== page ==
More than half of reported book challenges in 2009 came from two states: Texas and Pennsylvania.
In a decade marked by reality TV and free-for-all social networking, the concept of banning books may seem outdated – even archaic. Sexual explicitness, language that is considered obscene, and homosexuality no longer have the power to shock that they once did. As Banned Books Week 2010 kicks off (Sept. 25−Oct. 2), however, it is clear that for many readers all of the above remain highly objectionable.
Fifty-eight years after its publication, J.D. Salinger’s “The Catcher in the Rye” still makes the American Library Association’s list of the top 10 most frequently challenged books of 2009. So do classics “To Kill a Mockingbird,” “The Color Purple” and “The Chocolate War.”
All four novels are considered, among other reasons, “unsuited to age group” by challengers. In 2001, a school board member in Summerville, S.C., removed “The Catcher in the Rye” because it “is a filthy, filthy book.” Last year it was again challenged at a Missoula, Mont., high school. Also in 2009, secondary school classrooms in Brampton, Ontario, removed “To Kill a Mockingbird” from their shelves after a parent objected to language used in the novel.
Likewise “unsuited” are four young adult reads: No. 1 on the list is Lauren Myracle’s “Internet Girls” series (“ttyl,” “ttfn” and “l8r, g8r”), followed by “The Perks of Being A Wallflower” by Stephen Chbosky, the “Twilight” series by Stephenie Meyer, and “The Earth, My Butt, and Other Round Things” by Carolyn Mackler.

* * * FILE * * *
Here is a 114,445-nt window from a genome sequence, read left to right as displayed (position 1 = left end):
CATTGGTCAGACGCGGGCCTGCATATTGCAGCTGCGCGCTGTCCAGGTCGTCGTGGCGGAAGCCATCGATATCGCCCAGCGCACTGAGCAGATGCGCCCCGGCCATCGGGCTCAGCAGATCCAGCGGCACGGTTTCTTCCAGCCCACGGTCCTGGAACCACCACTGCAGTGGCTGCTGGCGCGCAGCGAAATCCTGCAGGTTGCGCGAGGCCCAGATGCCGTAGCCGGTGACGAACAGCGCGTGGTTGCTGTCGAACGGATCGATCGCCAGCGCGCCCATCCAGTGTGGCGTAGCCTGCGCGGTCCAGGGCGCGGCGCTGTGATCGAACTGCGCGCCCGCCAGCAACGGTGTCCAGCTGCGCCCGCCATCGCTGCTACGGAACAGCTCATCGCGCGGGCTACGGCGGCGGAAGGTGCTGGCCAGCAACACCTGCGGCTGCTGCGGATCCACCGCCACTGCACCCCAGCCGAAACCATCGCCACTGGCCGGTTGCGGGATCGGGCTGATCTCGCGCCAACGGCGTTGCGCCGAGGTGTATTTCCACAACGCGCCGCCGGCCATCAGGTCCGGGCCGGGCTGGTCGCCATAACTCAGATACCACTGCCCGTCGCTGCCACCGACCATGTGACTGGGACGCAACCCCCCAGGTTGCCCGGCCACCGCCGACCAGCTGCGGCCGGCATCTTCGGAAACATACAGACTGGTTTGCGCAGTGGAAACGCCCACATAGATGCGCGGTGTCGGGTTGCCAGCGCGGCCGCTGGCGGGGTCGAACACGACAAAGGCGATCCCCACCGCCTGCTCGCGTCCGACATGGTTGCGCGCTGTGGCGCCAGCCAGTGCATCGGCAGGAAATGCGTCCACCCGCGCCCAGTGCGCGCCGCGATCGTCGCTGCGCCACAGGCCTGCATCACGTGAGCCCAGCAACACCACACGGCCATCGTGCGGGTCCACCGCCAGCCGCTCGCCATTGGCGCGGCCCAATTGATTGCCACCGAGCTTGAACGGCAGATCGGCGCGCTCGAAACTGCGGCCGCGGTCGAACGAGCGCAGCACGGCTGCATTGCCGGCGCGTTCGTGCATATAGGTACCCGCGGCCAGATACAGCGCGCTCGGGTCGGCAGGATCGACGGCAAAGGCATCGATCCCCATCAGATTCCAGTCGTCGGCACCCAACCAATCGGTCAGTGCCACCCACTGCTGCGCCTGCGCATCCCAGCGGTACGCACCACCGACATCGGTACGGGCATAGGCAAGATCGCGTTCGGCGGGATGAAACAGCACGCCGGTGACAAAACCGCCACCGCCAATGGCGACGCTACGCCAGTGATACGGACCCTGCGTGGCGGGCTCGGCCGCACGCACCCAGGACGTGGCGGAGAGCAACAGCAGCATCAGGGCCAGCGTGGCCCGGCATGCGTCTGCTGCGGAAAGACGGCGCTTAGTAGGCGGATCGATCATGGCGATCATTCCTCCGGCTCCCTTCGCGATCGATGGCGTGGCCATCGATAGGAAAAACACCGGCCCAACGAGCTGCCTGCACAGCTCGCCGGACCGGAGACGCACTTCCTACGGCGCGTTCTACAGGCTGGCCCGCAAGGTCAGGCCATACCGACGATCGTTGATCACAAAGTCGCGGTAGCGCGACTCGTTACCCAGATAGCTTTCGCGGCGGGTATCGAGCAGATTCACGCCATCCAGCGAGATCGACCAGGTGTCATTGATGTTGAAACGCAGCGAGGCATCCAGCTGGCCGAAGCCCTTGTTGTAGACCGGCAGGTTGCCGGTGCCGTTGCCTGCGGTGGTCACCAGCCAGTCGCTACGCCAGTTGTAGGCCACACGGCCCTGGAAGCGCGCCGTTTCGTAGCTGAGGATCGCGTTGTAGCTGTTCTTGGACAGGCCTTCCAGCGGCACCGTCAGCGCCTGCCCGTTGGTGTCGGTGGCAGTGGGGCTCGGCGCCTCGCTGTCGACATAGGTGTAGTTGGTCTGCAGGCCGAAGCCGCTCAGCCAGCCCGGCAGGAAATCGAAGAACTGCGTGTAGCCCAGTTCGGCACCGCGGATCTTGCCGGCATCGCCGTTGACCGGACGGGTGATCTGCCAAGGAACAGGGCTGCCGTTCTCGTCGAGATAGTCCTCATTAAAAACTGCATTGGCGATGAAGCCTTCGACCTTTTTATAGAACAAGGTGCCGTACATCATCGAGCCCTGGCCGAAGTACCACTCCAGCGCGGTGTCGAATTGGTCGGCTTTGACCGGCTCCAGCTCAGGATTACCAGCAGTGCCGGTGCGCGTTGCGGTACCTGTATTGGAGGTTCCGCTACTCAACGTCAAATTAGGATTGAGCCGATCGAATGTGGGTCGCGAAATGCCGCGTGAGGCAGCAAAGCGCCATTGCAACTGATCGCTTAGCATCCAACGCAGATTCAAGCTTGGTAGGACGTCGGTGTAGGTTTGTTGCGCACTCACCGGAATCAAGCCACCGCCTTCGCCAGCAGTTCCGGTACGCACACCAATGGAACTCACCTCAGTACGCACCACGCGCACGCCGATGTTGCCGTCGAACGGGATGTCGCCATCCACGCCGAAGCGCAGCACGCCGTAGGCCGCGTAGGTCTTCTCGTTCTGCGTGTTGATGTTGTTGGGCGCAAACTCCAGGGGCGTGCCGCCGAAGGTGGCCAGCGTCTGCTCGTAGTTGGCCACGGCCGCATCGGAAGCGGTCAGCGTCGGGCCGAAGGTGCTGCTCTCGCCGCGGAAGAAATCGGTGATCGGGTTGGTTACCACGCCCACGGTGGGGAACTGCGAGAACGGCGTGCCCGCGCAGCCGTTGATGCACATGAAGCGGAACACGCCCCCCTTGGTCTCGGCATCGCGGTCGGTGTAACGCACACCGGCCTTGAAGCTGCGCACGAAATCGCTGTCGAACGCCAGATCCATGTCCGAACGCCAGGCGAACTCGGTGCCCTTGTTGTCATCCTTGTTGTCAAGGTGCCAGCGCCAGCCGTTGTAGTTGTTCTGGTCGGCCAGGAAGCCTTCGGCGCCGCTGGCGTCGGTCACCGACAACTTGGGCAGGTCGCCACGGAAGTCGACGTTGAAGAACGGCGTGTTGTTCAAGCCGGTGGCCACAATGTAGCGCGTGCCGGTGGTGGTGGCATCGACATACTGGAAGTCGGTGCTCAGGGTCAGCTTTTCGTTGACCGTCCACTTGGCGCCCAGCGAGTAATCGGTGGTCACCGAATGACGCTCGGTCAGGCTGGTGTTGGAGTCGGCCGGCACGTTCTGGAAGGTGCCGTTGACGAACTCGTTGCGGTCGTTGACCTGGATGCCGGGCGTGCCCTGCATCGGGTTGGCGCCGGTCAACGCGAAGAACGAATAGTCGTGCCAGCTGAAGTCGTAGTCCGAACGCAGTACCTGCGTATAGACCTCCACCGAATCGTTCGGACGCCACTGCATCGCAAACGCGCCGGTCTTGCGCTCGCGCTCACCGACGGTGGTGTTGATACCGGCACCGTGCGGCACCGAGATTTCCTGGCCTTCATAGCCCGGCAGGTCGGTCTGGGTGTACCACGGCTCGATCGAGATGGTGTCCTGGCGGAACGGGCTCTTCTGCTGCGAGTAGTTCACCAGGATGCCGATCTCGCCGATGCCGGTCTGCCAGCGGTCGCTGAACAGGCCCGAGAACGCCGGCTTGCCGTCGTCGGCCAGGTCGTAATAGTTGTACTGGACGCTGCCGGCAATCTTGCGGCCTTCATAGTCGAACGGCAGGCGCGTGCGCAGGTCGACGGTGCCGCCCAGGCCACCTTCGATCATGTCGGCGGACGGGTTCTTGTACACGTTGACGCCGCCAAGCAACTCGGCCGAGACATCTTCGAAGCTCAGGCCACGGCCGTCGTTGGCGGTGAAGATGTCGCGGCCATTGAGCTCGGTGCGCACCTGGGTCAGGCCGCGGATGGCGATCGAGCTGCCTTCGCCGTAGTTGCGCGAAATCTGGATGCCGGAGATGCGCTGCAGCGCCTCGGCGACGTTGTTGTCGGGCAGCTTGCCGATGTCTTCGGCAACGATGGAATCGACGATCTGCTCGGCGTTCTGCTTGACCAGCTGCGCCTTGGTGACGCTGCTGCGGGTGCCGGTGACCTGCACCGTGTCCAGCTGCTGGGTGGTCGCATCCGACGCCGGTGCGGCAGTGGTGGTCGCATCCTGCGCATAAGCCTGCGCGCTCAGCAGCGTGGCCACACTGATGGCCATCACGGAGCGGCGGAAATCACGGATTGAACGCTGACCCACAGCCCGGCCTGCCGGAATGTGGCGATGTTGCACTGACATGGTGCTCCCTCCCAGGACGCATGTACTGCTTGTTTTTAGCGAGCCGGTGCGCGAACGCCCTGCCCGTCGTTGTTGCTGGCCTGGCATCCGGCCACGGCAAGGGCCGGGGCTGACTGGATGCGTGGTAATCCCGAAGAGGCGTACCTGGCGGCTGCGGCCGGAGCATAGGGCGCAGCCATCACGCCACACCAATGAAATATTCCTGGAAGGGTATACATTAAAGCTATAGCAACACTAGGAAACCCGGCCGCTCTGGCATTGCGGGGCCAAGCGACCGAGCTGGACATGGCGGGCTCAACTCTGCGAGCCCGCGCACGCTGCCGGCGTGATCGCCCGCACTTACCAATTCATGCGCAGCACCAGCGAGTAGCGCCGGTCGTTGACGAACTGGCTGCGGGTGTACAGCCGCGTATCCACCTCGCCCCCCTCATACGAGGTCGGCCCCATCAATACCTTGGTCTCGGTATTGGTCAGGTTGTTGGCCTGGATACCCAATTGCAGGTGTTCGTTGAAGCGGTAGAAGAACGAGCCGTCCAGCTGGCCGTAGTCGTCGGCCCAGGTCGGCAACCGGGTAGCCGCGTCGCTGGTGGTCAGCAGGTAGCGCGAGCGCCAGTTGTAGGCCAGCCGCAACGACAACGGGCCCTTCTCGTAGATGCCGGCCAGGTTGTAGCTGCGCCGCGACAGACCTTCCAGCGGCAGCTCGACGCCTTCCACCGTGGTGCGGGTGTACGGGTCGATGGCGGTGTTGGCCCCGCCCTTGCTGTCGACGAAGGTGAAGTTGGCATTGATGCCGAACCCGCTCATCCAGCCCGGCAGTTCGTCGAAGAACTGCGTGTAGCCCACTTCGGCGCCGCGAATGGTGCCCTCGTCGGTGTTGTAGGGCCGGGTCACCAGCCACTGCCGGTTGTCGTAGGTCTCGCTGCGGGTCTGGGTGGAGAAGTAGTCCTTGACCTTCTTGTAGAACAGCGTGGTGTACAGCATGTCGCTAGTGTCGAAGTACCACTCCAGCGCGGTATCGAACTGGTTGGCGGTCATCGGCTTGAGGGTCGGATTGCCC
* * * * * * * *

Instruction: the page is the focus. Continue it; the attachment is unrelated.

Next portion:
Challengers deemed Jodi Picoult’s “My Sister’s Keeper” ban-able for a plethora of reasons: sexism, homosexuality, sexual explicitness, offensive language, religious viewpoint, drugs, suicide, violence, and of course, for being unsuited for its age group.
A 32-page picture book “And Tango Makes Three” by Justin Richardson and Peter Parnell, about a pair of male penguins in a zoo who nurture an egg together, is second on the list. Though not judged unsuited to its age group (4-to-8 years), the book, which was based on a true story, was challenged for its portrayal of homosexuality.
The ALA compiles the top-challenged list every year to educate the public on censorship. (The 2010 list will not be complete till next year.) They define a challenge as “a formal, written complaint, filed with a library or school requesting that materials be removed because of content or appropriateness.” The majority of books challenged do not end up being removed from the library or school.
In total, there were 460 challenges reported to the ALA's Office for Intellectual Freedom in 2009, 410 of them books. The rest are videos, speeches, magazines, and other forms of media. The organization estimates that only 1 out of every 5 or 6 challenges is actually reported, so the actual number of challenges is probably much larger than 460.
Interestingly, more than half of the challenges for the year came from two states: Pennsylvania and Texas. In the two decades the ALA has been keeping track, parents have been responsible for 48 percent of all challenges. The most common reason: sexual explicitness (33 percent), followed by offensive language (26 percent), and material “unsuited to age group” (21 percent).
While efforts to ban books are decreasing overall – between 2004 and 2009 the ALA received 21 percent fewer reports than a decade before – Banned Books Week highlights that controversies over public access to books and First Amendment rights are alive and well throughout the United States.